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Sisters have a habit of leaving 'em laughing

The biggest laughs in "Nunsense" come at the end of the first act when the no-nonsense Mother Superior accidentally gets high.

The scene is a hit when community theater actors do it, but it is even more hilarious as performed by Sally Struthers in the 25th national anniversary tour now at the Gallo Center for the Arts.

The "All in the Family" actress had the Rogers Theater audience in stitches Friday night as she giggled up a storm, stumbled around the stage and finally lay on her stomach on the ground pretending to be the whale in "Free Willy."

One of the most frequently performed musical revues, Dan Goggin's "Nunsense" offers lighthearted silliness and vaudeville-style humor. While I find many of the jokes corny and tedious, I am clearly in the minority. The show and its numerous sequels, including the holiday-themed "Nuncrackers" and all-male "Nunsense A-Men," are an international phenomenon with productions in 21 languages.

In "Nunsense," the Little Sisters of Hoboken put on a talent show to raise money to help bury four nuns who are being stored in their school's cafeteria freezer. The nuns died when they were accidentally served tainted soup by Sister Julia Child of God.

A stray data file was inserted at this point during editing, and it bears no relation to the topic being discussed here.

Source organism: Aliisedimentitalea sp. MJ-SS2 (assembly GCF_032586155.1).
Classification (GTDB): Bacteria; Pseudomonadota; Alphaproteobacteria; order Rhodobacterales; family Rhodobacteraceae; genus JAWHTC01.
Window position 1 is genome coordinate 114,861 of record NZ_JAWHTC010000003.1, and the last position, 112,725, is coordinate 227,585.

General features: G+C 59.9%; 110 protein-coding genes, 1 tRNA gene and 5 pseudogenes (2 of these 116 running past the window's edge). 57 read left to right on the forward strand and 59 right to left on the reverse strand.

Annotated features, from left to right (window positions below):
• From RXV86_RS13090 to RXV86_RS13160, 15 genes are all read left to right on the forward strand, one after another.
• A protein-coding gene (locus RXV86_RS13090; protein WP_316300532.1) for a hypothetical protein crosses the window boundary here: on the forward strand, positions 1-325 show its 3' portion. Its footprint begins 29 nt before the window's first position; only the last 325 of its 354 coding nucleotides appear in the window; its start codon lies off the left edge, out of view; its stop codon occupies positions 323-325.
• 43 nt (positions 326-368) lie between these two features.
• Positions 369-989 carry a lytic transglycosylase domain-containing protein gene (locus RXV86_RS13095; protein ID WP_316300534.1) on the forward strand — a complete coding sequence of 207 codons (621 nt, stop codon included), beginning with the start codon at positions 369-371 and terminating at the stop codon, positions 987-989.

The irreverent tone of the talent show is set with the opening song "Nunsense is Habit-Forming." What follows is an eclectic show of ballet and tap, ventriloquism, country and gospel singing and more. A lively onstage band of nuns and a priest provide the accompaniment.

Struthers leads the crew of singing and dancing nuns with a stern hand and gives disapproving looks to her charges who get into mischief. A former tightrope artist, Mother Superior loves the chance to soak up the spotlight.

Jeanne Tinker shows off a huge vocal range and lots of nervous energy as Sister Mary Amnesia, a nun who lost her memory when a crucifix fell on her head. As Sister Mary Hubert, the mistress of novices, Bambi Jones offers wry commentary and slyly needles Mother Superior about some of her dubious choices.

Kathryn Kendall injects some heart into the show as Sister Robert Anne, a reform school graduate who was inspired to change her ways after she came in contact with the nuns. The most playful nun, Sister Robert Anne impersonates Princess Leia and Pocahontas by twisting her habit into their hairstyles. Stephanie Wall is sweet and graceful as the ballet-dancing Sister Mary Leo.

The songs are chipper and have cute lyrics but are not memorable. You'll be hard-pressed to remember a tune as you leave the theater. The action plays out on a single charming school cafeteria set designed by Barry Extol.

Because it's such a simple show, "Nunsense" probably would have been more effective in the 444-seat Foster Theater. It gets a little lost in the 1,252-seat Rogers Theater.

But for much of the audience at Friday night's performance that didn't seem to matter. For those in the mood for silly fun, "Nunsense" hit the mark.

Bee arts writer Lisa Millegan can be reached at or 578-2313.